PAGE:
Salomon's Lips Are Resealed
WHEN WARREN BUFFETT swept into troubled Salomon Brothers in 1991, he promised to be open with shareholders. Soon the firm began breaking out the results of its two very different operations: customer trading and the more volatile proprietary trading for the house account. Well, so much for openness. When Buffett announced on Oct. 19 that he was cashing out part of his stake in Salomon, the investment bank said it would no longer be breaking out results by unit. The obvious explanation: The firm wants to obscure its reliance on proprietary trading, which accounted for 92% of Salomon Brothers' pretax third-quarter income.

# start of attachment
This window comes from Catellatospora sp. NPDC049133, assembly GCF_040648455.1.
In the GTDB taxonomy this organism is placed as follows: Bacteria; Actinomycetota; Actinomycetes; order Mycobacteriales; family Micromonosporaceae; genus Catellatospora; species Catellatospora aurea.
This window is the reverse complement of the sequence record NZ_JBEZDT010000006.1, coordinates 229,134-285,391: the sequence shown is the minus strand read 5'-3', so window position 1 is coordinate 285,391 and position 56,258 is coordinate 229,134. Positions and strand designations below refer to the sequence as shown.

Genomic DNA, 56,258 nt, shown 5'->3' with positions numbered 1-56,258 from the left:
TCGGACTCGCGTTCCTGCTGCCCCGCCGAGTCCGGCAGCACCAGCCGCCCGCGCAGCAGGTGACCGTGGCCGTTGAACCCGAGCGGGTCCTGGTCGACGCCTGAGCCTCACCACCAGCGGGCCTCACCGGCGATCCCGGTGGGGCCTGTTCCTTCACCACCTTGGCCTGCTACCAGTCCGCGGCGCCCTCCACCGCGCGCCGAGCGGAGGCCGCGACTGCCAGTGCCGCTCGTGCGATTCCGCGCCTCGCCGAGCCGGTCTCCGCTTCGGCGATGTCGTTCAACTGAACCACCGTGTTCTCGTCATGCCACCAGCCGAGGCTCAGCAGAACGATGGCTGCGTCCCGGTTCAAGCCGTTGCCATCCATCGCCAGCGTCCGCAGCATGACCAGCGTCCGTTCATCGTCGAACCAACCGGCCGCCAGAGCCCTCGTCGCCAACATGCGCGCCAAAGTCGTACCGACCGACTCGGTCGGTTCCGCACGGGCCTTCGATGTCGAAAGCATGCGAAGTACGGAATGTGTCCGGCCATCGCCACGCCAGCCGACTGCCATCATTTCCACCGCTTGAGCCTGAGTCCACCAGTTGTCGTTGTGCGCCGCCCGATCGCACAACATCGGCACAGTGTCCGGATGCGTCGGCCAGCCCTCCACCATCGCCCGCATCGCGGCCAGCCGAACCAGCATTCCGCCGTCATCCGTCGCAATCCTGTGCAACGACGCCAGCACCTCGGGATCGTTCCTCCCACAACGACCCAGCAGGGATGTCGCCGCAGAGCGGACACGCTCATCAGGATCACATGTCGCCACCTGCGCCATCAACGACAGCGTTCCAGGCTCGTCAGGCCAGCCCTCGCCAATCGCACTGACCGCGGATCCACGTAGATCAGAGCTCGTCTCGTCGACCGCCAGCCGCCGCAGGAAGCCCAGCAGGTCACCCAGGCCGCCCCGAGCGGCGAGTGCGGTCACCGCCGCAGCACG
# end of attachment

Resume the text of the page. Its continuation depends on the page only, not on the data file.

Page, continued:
To continue reading this article you must be a Bloomberg Professional Service Subscriber.
If you believe that you may have received this message in error please let us know.
- Ivanka Trump Faces Courtroom Showdown Over $785 Sandals
- Uber Losing Battle in London After Regulator Revokes License
- How Electric Cars Can Create the Biggest Disruption Since the iPhone
- Mercedes Plots Tesla Attack With $1 Billion U.S. Electric Push
- Hewlett Packard Enterprise Is Said to Plan About 5,000 Job Cuts